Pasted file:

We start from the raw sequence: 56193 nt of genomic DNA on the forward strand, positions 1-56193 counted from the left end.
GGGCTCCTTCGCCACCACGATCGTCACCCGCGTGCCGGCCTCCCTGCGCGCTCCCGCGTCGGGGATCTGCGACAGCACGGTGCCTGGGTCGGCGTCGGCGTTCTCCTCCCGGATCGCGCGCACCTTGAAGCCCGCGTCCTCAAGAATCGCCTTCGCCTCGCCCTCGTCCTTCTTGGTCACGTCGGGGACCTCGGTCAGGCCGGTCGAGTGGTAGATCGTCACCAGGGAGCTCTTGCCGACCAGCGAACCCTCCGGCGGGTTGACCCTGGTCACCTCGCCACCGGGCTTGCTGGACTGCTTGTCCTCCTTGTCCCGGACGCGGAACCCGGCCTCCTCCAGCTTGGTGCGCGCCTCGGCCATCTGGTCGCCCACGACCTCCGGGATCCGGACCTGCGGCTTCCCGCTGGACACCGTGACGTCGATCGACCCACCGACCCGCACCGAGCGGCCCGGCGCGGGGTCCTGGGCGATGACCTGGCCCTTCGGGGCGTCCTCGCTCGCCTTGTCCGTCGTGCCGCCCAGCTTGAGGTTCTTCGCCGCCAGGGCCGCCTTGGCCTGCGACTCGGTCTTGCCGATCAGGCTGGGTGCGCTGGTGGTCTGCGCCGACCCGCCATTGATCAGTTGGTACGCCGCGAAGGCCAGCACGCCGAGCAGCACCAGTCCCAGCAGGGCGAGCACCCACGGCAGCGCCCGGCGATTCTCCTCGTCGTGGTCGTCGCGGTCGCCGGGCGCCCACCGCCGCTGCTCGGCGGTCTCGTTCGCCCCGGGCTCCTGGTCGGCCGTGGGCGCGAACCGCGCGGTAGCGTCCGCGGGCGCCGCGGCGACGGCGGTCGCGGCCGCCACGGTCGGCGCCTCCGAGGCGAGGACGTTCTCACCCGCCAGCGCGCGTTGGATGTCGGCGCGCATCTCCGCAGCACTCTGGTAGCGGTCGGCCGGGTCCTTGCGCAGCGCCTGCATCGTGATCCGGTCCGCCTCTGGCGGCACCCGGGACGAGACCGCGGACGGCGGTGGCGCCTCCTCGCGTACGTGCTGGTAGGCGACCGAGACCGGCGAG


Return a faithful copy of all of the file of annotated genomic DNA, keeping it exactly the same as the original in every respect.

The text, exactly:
We start from the raw sequence: 56193 nt of genomic DNA on the forward strand, positions 1-56193 counted from the left end.
GGGCTCCTTCGCCACCACGATCGTCACCCGCGTGCCGGCCTCCCTGCGCGCTCCCGCGTCGGGGATCTGCGACAGCACGGTGCCTGGGTCGGCGTCGGCGTTCTCCTCCCGGATCGCGCGCACCTTGAAGCCCGCGTCCTCAAGAATCGCCTTCGCCTCGCCCTCGTCCTTCTTGGTCACGTCGGGGACCTCGGTCAGGCCGGTCGAGTGGTAGATCGTCACCAGGGAGCTCTTGCCGACCAGCGAACCCTCCGGCGGGTTGACCCTGGTCACCTCGCCACCGGGCTTGCTGGACTGCTTGTCCTCCTTGTCCCGGACGCGGAACCCGGCCTCCTCCAGCTTGGTGCGCGCCTCGGCCATCTGGTCGCCCACGACCTCCGGGATCCGGACCTGCGGCTTCCCGCTGGACACCGTGACGTCGATCGACCCACCGACCCGCACCGAGCGGCCCGGCGCGGGGTCCTGGGCGATGACCTGGCCCTTCGGGGCGTCCTCGCTCGCCTTGTCCGTCGTGCCGCCCAGCTTGAGGTTCTTCGCCGCCAGGGCCGCCTTGGCCTGCGACTCGGTCTTGCCGATCAGGCTGGGTGCGCTGGTGGTCTGCGCCGACCCGCCATTGATCAGTTGGTACGCCGCGAAGGCCAGCACGCCGAGCAGCACCAGTCCCAGCAGGGCGAGCACCCACGGCAGCGCCCGGCGATTCTCCTCGTCGTGGTCGTCGCGGTCGCCGGGCGCCCACCGCCGCTGCTCGGCGGTCTCGTTCGCCCCGGGCTCCTGGTCGGCCGTGGGCGCGAACCGCGCGGTAGCGTCCGCGGGCGCCGCGGCGACGGCGGTCGCGGCCGCCACGGTCGGCGCCTCCGAGGCGAGGACGTTCTCACCCGCCAGCGCGCGTTGGATGTCGGCGCGCATCTCCGCAGCACTCTGGTAGCGGTCGGCCGGGTCCTTGCGCAGCGCCTGCATCGTGATCCGGTCCGCCTCTGGCGGCACCCGGGACGAGACCGCGGACGGCGGTGGCGCCTCCTCGCGTACGTGCTGGTAGGCGACCGAGACCGGCGAG